asically, the Internet is millions of computers--all connected to each other--all over the world. Over forty million people now use the Internet (including you!) And they are all linked together. Everyone on the Internet, including seniors, can now communicate and share information, ideas, and images with each other, whether they live in Brussels, Seattle, Hong Kong, Memphis, Podunk, or anywhere else on earth. Imagine that!
The Internet has several parts, including e-mail, file transfer, chatting, newsgroups, and the World Wide Web. Among these, the 'Web' is the most advanced and popular part of the Internet. In fact, as you read this page right now, you are 'on' the World Wide Web. (Sometimes people just call it 'the Web', or 'WWW'). Whatever you call it, it's fun, isn't it?
It's fun because the Web is like the biggest library you've ever been in, but with some special features. The Web lets you jump from one place to another, moving freely among millions of resources all over the globe. 'Surfing' like this will lead you to information, news, pictures, movies, sounds, and all sorts of other things. In fact, the Internet has vast amounts of information and ideas created just for seniors. Enough to keep you interested--and busy--for a very long time!
So let's look at some terms, tips and techniques that will help you enjoy the Internet even more.
Just as a library contains books, the Web consists of 'web sites.' For instance, the Senior Link Hotline has its own website, with the address:
This address is known as a URL. And like a book, a website has many pages. Our own site has a volunteer page, a page offering a free magnet, a Database page, and others. The starting point, or opening page for any web site is called it's home page. Like the cover page of a book, the home page is the first thing you see when you go to that web site.
You are using a 'browser' to look at web pages right now. A browser is a software tool that lets you see web pages, somewhat like a guide would show you books in a library. The browser you are using is probably called Netscape Navigator, Microsoft Internet Explorer, or maybe America Online. Most people use one of these three. And while each is different, they all work about the same way.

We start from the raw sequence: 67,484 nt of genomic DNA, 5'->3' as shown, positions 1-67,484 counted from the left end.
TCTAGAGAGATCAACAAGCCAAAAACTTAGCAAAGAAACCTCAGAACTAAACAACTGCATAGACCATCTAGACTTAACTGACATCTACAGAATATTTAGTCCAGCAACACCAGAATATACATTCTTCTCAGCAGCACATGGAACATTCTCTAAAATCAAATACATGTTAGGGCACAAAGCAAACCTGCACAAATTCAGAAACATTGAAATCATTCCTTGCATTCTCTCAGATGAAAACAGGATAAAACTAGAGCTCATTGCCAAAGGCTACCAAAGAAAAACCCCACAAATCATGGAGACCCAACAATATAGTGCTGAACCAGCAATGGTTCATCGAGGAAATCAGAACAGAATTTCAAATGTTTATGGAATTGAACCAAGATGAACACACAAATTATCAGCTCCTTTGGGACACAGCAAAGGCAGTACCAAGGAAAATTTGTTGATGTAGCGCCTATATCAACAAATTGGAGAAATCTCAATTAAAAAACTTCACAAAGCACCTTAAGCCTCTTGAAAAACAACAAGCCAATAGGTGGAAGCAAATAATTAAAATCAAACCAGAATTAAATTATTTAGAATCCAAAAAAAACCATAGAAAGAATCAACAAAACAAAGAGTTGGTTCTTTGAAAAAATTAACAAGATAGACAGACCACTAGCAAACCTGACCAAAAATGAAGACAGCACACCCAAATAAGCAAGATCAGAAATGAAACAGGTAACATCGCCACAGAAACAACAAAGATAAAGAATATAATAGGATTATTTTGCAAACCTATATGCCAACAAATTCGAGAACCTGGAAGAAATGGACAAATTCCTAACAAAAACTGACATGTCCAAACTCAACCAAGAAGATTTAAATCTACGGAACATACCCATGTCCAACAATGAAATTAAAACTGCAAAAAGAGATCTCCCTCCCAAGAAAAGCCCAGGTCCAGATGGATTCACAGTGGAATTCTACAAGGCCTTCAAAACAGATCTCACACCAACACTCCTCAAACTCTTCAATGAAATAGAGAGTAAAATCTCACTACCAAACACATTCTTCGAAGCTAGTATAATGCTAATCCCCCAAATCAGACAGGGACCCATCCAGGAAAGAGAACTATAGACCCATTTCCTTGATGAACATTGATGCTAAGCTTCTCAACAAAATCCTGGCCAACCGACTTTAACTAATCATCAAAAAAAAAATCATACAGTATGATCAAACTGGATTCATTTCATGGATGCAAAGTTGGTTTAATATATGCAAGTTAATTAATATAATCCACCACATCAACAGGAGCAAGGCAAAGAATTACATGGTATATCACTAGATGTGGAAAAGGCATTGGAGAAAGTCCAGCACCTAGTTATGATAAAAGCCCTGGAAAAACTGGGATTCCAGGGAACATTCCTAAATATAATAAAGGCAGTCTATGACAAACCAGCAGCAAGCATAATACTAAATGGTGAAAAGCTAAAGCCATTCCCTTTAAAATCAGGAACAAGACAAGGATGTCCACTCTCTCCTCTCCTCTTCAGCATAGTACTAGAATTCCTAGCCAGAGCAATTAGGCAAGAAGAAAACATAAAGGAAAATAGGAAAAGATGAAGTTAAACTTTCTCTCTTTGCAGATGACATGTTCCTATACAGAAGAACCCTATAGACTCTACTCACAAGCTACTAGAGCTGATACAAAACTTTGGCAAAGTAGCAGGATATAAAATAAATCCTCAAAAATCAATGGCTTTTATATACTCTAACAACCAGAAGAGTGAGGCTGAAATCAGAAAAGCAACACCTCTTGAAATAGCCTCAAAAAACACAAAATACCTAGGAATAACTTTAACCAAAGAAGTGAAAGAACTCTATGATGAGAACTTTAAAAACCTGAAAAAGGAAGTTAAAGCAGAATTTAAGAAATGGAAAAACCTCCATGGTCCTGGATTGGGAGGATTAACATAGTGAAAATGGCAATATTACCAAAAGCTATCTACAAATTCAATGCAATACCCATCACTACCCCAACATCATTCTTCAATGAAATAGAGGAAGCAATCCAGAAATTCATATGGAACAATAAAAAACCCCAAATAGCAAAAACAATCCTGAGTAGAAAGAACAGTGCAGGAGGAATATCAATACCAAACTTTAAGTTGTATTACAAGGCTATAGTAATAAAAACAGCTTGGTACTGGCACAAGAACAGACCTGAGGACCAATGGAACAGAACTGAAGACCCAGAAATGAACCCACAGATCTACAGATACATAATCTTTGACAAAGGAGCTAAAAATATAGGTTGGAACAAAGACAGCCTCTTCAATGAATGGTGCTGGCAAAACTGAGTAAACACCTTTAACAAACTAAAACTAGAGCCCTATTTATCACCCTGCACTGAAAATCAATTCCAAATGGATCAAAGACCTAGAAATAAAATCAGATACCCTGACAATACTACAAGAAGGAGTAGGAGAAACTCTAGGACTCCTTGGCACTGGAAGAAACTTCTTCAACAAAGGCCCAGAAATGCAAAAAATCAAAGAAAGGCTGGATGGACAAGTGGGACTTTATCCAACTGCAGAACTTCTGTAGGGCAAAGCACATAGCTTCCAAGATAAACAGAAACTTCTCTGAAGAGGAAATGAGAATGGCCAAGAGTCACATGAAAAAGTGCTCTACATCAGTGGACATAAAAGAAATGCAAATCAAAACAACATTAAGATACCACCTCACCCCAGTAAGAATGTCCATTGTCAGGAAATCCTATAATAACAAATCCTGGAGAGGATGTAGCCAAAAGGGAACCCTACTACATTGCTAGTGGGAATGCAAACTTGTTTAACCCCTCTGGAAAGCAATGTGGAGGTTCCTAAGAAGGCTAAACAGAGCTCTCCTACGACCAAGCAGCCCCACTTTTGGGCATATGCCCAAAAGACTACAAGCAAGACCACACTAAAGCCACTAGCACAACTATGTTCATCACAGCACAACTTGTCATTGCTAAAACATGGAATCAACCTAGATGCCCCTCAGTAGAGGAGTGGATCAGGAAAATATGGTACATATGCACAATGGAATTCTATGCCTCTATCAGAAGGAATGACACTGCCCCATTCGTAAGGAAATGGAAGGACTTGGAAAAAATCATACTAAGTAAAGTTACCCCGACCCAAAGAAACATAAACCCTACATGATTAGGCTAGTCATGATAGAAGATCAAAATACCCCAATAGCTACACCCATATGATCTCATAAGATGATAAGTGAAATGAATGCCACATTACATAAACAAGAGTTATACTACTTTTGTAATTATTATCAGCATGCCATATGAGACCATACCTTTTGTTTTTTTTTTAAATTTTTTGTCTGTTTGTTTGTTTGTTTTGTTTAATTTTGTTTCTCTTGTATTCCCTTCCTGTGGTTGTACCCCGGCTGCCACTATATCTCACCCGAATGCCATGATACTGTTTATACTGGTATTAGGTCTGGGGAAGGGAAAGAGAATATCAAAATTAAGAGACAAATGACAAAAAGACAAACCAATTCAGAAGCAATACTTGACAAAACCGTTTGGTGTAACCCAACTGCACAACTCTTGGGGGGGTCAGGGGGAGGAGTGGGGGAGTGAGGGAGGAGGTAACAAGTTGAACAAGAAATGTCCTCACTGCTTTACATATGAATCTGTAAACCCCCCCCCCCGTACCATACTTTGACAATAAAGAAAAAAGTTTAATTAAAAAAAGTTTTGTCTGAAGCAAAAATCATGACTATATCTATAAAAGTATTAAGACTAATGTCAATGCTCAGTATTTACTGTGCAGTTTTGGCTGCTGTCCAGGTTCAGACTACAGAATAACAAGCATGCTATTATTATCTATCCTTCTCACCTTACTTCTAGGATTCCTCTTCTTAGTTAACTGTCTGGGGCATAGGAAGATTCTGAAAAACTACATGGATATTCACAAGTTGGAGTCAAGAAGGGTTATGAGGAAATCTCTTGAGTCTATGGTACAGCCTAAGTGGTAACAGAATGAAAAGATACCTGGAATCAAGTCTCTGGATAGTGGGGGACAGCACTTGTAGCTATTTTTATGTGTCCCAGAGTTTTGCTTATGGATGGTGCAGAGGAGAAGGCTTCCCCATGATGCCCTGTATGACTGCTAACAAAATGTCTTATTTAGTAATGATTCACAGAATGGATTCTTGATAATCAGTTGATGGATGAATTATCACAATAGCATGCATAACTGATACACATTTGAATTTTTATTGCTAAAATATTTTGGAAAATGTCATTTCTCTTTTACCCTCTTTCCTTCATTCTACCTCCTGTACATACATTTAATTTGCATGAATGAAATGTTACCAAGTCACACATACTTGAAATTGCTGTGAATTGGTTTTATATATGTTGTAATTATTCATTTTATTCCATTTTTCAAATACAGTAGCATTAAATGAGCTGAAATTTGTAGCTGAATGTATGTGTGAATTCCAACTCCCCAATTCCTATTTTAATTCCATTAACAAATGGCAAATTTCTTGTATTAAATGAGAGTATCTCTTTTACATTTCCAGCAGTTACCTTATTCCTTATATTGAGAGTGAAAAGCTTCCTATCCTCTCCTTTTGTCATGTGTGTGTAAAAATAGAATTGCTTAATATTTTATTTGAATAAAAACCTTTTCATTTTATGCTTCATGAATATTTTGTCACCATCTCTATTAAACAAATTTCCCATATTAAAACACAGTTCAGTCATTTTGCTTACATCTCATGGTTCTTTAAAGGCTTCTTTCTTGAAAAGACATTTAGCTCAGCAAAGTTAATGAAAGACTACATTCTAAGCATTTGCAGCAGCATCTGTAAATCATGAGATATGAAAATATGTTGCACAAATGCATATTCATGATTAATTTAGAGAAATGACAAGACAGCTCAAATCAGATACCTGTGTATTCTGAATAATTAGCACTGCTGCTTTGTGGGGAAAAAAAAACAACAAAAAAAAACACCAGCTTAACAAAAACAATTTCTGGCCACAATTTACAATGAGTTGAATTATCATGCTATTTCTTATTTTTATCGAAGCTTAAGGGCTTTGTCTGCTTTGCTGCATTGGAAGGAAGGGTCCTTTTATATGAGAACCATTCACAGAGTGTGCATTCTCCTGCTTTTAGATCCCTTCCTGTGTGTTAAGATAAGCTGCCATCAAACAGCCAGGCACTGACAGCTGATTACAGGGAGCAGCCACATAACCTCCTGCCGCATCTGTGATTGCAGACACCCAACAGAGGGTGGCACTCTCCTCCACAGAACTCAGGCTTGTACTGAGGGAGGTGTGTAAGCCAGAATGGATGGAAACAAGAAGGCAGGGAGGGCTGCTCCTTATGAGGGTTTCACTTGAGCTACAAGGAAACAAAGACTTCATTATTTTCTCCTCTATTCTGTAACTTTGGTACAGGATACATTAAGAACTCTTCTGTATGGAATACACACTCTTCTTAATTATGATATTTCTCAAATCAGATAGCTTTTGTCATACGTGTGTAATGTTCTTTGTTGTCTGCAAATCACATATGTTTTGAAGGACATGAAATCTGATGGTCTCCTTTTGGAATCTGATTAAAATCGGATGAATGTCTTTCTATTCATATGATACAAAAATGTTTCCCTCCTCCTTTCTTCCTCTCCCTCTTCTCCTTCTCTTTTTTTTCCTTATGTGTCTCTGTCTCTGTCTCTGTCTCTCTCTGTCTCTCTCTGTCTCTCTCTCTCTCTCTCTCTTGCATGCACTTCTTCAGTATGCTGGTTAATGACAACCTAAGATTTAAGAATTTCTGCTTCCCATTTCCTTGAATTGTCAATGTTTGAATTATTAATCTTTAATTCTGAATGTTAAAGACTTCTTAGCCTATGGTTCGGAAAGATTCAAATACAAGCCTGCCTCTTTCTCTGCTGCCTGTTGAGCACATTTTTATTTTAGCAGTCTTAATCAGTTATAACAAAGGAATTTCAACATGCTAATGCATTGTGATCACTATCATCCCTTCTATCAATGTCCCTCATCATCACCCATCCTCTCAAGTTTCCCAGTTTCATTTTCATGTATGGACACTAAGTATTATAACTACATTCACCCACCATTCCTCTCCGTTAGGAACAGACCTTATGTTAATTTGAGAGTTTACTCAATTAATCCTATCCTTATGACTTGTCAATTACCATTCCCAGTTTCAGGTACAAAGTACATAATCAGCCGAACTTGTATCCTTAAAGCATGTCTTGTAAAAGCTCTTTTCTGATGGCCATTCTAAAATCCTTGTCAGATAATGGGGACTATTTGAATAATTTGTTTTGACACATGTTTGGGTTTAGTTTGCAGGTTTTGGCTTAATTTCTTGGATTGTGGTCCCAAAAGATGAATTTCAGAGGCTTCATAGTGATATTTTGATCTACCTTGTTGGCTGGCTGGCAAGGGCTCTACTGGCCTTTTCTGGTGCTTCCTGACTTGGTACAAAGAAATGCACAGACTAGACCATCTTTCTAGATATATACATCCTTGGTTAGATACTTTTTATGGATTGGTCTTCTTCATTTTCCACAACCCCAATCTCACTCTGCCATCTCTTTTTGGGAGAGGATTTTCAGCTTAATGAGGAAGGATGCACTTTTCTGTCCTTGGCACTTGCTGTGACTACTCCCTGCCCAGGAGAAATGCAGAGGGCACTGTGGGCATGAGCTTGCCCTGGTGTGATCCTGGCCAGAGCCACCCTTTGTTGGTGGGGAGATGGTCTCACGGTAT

We mentioned the amazing ability of the Web to let you jump from one site to another. This is because the billions of pages on the Web are interconnected, and all you do is click on text or a picture to go somewhere else. These are known as hyperlinks, and are underlined and usually a different color that the rest of the text. If you see an underlined word or phrase, or if you see your cursor arrow turning into a little hand with a pointing finger, you know you can click and go somewhere else. Then you can either keep going or go back to where you were. Clicking more hyperlinks will keep you going. To go back, click the 'back' button at the top left of your screen, or look for a hyperlink that says 'return to ' and click on that. This is an example of a hyperlink: go to another page.
The toolbar at the top of this page contains the controls for getting around the Web. It lets you stop, go forward, go back, or reload, among other things. The white 'window' below the toolbar displays the current Web address. To go to a new Web site, type that site's address (url) into the address bar 'window', then press 'enter' a wait a few seconds.
Those words across the very top of the page are called the 'menu'. The usefulness of the menu will become clearer as you explore the Internet. For instance, opening the 'file' command, you can save an Internet page as a document, or even print it out. A particularly helpful menu item is called 'Bookmarks', (or 'favorites' in Internet Explorer) it stores and remembers the Web sites you like and want to keep on file. When you find a site you think you'll want to visit again, just click on 'Bookmark, then drag your cursor to 'Add Bookmark.' Netscape will add it to a list of all the sites you have marked in this way, and you can return to any of them by just clicking on their name.
This basic information is intended to get you started on the World Wide Web. Now go ahead and try it! It may seem complicated or scary at first, but if you stick with it a few minutes, you'll see how easy (and fun) it is. There are lots of tutorials available for beginners on the Internet--many of them much more complete than this one. If you have a question or just want to learn more, go to our Links page and click on one of the tutorials we have listed for you. Then try out the techniques and tricks you're learning. Go ahead! You can't break anything. But remember, every click of the mouse can take you to a new and interesting place, so allow yourself lots of time. And happy surfing!
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